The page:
Fun

Thursday, February 15, 2018

Out in the Woods with Primal Rage's Bigfoot

Posted By on Thu, Feb 15, 2018 at 8:05 PM

Co-producer Edward Olson hanging out in the Humboldt woods with Bigfoot. - COURTESY OF EDWARD OLSON
  • Courtesy of Edward Olson
  • Co-producer Edward Olson hanging out in the Humboldt woods with Bigfoot.
If you brave tomorrow night's North Coast premier of Primal Rage at the Eureka Theater, you might see a familiar face. No, not the shadowy figure from the Patterson-Gimlin film — Edward Olson, a Eureka High School alum and co-producer of the new Bigfoot feature, which is set for release nationwide on some 500 screens via Fathom Events, including the Minor Theater in Arcata.

Olson, a theater kid back in his Logger days, has been making a living in and around seemingly every part of the film industry in Los Angeles: writing and producing his own short films, working as an assistant cameraman and an extra, and making featurettes for movies. Everything except sound, he says. "Actually," he adds with a laugh, "thats not true, I was a boom operator once!" It's a broad resume that came in handy on the Primal Rage shoot, with a crew of fewer than a dozen doubling and tripling up on duties. Olson wound up taking on far more production responsibilities on site, "which is why, eventually, I was promoted up to co-producer," he says.


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Monday, February 12, 2018

All the Marbles

Posted By on Mon, Feb 12, 2018 at 5:49 PM

Artist Geoffrey Beetem's marbles were among the scores of glass creations on display at the Humboldt Marble Weekend. - PHOTO BY MARK LARSON
  • Photo by Mark Larson
  • Artist Geoffrey Beetem's marbles were among the scores of glass creations on display at the Humboldt Marble Weekend.

The Humboldt Marble Weekend attracted a large crowd of marble fans of all ages to Redwood Acres in Eureka over the weekend to watch 46 glass artists display their creative work (not just marbles) and also conduct glass-making demonstrations. See the photo slideshow below for highlights.

"We started the fun Thursday night, raising $1,540 for the Humboldt County Search and Rescue Posse at the Marble Makers Ball fundraiser," said event organizer Topher Reynolds, of Copius Glass in Eureka. "A donation at the ball got you a free drink and a handmade 'hider marble' to to place somewhere for Sunday's Massive Marble Hunt."

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Tuesday, February 6, 2018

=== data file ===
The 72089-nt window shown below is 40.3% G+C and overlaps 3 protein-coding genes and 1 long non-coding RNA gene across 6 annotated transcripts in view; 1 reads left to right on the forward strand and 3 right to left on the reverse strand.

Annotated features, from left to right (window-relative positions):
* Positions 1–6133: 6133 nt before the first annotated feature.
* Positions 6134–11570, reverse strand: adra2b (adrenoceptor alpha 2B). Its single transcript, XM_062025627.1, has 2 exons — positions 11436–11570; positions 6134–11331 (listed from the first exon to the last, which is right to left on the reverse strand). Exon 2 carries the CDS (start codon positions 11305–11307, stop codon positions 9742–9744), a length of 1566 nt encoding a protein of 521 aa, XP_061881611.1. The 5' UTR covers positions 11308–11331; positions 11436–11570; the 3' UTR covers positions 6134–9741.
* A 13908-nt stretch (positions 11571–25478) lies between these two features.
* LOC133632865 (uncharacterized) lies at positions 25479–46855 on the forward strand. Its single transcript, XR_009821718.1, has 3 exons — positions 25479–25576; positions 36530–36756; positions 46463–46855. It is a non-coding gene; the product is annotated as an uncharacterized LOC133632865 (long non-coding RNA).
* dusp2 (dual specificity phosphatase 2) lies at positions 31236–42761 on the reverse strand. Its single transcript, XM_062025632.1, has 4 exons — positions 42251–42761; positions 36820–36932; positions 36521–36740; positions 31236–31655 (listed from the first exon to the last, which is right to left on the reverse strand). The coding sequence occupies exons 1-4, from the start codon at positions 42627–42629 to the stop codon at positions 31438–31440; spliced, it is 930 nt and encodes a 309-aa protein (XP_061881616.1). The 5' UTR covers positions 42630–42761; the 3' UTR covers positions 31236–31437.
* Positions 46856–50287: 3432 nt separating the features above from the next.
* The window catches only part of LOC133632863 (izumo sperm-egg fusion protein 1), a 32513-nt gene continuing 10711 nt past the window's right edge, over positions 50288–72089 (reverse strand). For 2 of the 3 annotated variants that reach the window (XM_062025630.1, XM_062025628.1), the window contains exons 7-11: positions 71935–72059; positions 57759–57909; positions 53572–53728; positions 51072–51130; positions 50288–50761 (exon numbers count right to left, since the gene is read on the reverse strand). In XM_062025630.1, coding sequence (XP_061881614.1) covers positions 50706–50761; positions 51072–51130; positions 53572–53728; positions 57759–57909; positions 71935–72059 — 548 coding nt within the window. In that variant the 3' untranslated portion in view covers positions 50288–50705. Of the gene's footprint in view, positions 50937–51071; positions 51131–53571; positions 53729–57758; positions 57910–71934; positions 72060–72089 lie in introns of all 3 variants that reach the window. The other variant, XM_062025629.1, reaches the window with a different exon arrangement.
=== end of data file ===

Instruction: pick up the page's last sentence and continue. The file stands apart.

Cool Ink, Hot Wings and Hot Dogs

Posted By on Tue, Feb 6, 2018 at 7:49 PM

Tattoo artist Megan Franklin, of Springfield, Missouri, had Tye Harris, of Kyle, Texas, add a realistic tattoo of her grandparents on their wedding day to her arm at the Inked Hearts Tattoo Expo at Blue Lake Casino and Hotel this past weekend. - PHOTO BY MARK LARSON
  • Photo by Mark Larson
  • Tattoo artist Megan Franklin, of Springfield, Missouri, had Tye Harris, of Kyle, Texas, add a realistic tattoo of her grandparents on their wedding day to her arm at the Inked Hearts Tattoo Expo at Blue Lake Casino and Hotel this past weekend.

The ninth annual Inked Hearts Tattoo Expo at the Blue Lake Casino & Hotel in Blue Lake last weekend wrapped the usual work of more than 30 talented tattoo artists around a few new features. Event organizers Ted and Amy Marks added the Hot Wings of Death Challenge and the all-bulldog Super Bully Bowl Pageant to the usual line up of the Hot Guy/Hot Girl Contests, daily tattoo contests and live music.

The bulldogs were not judged on their tattoos. See a slideshow of the contests and some prize-worthy body art below.


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Saturday, February 3, 2018

The Papaya Lounge is Ripe for Comedy

Posted By on Sat, Feb 3, 2018 at 6:00 PM

Sarah McKinney as Velvet Q. Jones and Alyssa Hughlett as her dowdy, clumsy assistant Nancy. - PHOTO BY MARK LARSON
  • Photo by Mark Larson
  • Sarah McKinney as Velvet Q. Jones and Alyssa Hughlett as her dowdy, clumsy assistant Nancy.

The funny, bawdy and sometimes naughty comedy and music show The Papaya Lounge met its goal of turning the Arcata Playhouse into a seedy cabaret nightclub on Saturday, Jan. 27.